The Bureau of American Ethnographic Prints
The beautiful chromolithograph prints, hand-drawn and hand-colored by Native Americans, were created in the 1890s, and published by the U.S. Bureau of American Ethnology.
The original illustrated books are sought after eagerly by collectors. But, because of their age, the color prints in the old books are faded, invariably discolored, yellow and show evidence of foxing and other blemishes.
All of the original colorful prints from the classic books below have been carefully reproduced and digitally restored to their original colorful and vibrant condition. You can now purchase and enjoy these reproductions of the originals chromolithographs here on the Native American Ethnographic Prints site — almost as if you just opened one of the following books over a century ago:
1. Eighth Annual Report of the Bureau of American Ethnology to the Smithsonian. 1893. Washington, DC. Chas. Hart & Sons Lith., N.Y.
In this volume are chromolithographs of sand paintings, masks and other ceremonial items and blanket rugs of the Navajo.
2. Seventeenth Annual Report of the Bureau of American Ethnology to the Smithsonian Institution. 1895-96; part II. Washington, DC 1898.
In this volume are chromolithographs of pottery, vases, mugs, bowls, and dippers from the important Hopi archeological sites Awatobi and Sikyatki.
Awatobi was a pueblo of the Hopi tribe on a mesa southeast of Walpi, Arizona, and an original village of the Tusayan Province of early Spaniards. Awatobi was visited by several Spanish explorers in the 1500’s, and It became the Franciscan mission seat of San Bernardino in 1629. After the 1680 Pueblo rebellion, no Spanish priests were established among the Hopi. But, in 1700 Father Garaycoechea visited Awatobi and baptized 73 natives. The Awatobi were accused by other Hopi pueblos of undue sympathy for the Spanish friar’s attempt to convert them to Christianity, and Walpi and Mashongnovi dwellers joined in an attack on Awatobi. They set fire to the pueblo, killing many of its inhabitants, including all men, and carrying off women and children to the other pueblos, chiefly to Mashongnovi, Walpi and Oraibi. Awatobi was never again inhabited.
Sikyátki is another archeological site and former Hopi village on the eastern side of First Mesa, in what is now Navajo County, Arizona. The village was inhabited by Kokop clan of the Hopi from the 14th to the 17th century. Jesse Walter Fewkes led a Smithsonian Institution funded excavation of the site in 1895. During the excavations many well-preserved ceramic sherds were found. The designs on the sherds inspired the artist Nampeyo; sparking the Sikyatki revival in polychrome pottery.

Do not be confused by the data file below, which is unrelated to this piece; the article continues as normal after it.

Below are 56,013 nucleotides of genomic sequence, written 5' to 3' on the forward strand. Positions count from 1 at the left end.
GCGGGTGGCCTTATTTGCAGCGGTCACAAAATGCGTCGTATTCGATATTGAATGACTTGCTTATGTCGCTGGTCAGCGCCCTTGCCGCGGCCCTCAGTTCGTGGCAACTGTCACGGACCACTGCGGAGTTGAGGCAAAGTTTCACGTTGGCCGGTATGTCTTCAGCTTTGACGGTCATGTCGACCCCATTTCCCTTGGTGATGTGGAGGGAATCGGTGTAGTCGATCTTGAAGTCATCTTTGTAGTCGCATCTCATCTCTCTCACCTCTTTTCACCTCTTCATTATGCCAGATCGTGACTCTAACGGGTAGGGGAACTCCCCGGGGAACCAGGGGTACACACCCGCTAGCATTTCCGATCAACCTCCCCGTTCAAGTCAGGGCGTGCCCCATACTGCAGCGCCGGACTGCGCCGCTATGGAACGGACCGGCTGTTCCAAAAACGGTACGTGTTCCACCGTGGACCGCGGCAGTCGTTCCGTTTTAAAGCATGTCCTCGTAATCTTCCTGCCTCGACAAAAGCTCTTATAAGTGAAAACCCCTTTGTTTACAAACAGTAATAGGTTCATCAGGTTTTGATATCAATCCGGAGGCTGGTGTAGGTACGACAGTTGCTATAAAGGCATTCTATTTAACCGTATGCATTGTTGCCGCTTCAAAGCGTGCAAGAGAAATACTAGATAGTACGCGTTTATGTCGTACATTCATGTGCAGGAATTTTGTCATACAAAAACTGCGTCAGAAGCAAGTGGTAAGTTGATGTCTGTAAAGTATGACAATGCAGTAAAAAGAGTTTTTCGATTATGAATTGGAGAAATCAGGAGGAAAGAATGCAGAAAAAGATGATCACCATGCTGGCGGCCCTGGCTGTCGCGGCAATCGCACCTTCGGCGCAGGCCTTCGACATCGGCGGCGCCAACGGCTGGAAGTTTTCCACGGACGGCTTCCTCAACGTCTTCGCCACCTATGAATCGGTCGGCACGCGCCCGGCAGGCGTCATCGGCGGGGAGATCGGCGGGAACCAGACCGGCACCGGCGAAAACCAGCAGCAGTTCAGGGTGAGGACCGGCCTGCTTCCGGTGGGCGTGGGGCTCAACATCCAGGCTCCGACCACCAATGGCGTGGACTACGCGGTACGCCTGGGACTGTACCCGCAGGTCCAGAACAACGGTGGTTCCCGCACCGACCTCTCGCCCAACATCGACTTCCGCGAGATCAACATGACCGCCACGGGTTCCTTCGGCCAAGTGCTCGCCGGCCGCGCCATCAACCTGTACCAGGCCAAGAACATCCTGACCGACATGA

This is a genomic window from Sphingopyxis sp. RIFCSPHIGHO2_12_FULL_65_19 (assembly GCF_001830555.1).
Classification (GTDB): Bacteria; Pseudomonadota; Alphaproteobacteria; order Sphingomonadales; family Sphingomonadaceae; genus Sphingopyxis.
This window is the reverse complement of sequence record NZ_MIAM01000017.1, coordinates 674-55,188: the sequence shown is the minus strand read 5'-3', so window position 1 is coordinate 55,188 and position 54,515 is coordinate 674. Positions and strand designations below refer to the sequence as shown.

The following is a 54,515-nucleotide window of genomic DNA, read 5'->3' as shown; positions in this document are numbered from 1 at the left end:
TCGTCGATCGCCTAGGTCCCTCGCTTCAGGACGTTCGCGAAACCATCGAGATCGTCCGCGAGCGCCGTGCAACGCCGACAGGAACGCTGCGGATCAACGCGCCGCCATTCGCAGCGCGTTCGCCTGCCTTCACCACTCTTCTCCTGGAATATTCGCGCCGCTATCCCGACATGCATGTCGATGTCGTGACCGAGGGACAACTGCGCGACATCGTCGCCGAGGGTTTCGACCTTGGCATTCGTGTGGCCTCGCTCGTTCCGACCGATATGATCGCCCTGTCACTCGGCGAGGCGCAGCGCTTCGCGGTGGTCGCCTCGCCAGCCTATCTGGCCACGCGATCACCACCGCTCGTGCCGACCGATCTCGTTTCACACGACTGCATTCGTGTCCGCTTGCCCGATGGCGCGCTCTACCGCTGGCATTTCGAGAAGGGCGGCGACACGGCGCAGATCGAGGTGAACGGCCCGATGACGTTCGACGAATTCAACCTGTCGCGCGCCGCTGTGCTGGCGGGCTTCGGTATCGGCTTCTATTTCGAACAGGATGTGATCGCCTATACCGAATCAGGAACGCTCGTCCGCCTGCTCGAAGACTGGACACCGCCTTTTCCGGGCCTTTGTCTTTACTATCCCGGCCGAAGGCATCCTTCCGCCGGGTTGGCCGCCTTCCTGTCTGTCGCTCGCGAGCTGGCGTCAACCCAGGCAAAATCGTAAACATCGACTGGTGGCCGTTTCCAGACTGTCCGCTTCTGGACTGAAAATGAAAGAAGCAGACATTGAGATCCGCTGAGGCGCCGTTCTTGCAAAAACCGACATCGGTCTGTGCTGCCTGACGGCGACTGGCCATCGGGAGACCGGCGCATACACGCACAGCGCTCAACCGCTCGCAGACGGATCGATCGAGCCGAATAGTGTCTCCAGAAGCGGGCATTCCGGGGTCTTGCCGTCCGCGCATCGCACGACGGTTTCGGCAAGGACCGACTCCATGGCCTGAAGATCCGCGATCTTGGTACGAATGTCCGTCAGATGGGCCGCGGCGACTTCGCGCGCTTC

Sikyátki, which means "Yellow House" in the Hopi language, according to oral tradition was burned and its population exterminated by the neighboring village of Walpi. The dispute erupted into violence when a villager from Sikyátki cut off the head of a sister of a man from Wálpi who had offended him.
3. Twenty-First Annual Report of the Bureau of American Ethnology to the Smithsonian Institution. 1899-00; part II. Washington, DC. 1903. Chromolithographs by Heliotype Co., Boston.
In this volume are chromolithographs of Hopi Katcinas (Kachinas), commissioned by Jesse Walter Fewkes. Fewkes was born in Newton, Massachusetts, and trained as a zoologist at Harvard University. He later turned to ethnological studies of the native tribes in the American Southwest. In 1889, Fewkes became leader of the Hemenway Southwestern Archaeological Expedition, named for its patron Mary Hemenway. Fewkes documented the lifestyle and rituals of the Zuni and Hopi tribes.
Fewkes surveyed the ruins of cultures in the American Southwest. He supervised the excavation of the Casa Grande ruins in southern Arizona, a Hohokam site, and the Mesa Verde ruins in southern Colorado, an Ancient Pueblo site. While studying Hopi religious rituals and festivities, Fewkes compiled descriptions and drawings of the Hopis' Katsinam. He commissioned several Hopi artists, including Kutcahonauu (White Bear) and Homovi, both knowledgeable in the Katsina cult and with the least outside influence in art, to produce series of paintings of the Hopis’ supernatural beings, the Katsinam. This Codex Hopi, a manuscript of all the known Hopi Katsinam was the first permanent documentation of the ceremonial performers and preserved the existence of the Katsinam that otherwise may have ceased to appear.
4. Twenty-second Annual Report of the Bureau of American Ethnology to the Secretary of the Smithsonian Institution. Part II. 1900-1901. Washington, D.C.
In this volume are chromolithographs of The Hako: A Pawnee Ceremony.
5. Twenty-Third Annual Report of the Bureau of American Ethnology to the Smithsonian Institution. 1901-02; part II. Washington, DC. 1904. Chromolithographs by A Hoen & Co. Lith.
In this volume are chromolithograph illustrations of masks and ceremonial items of the Zuni Indians.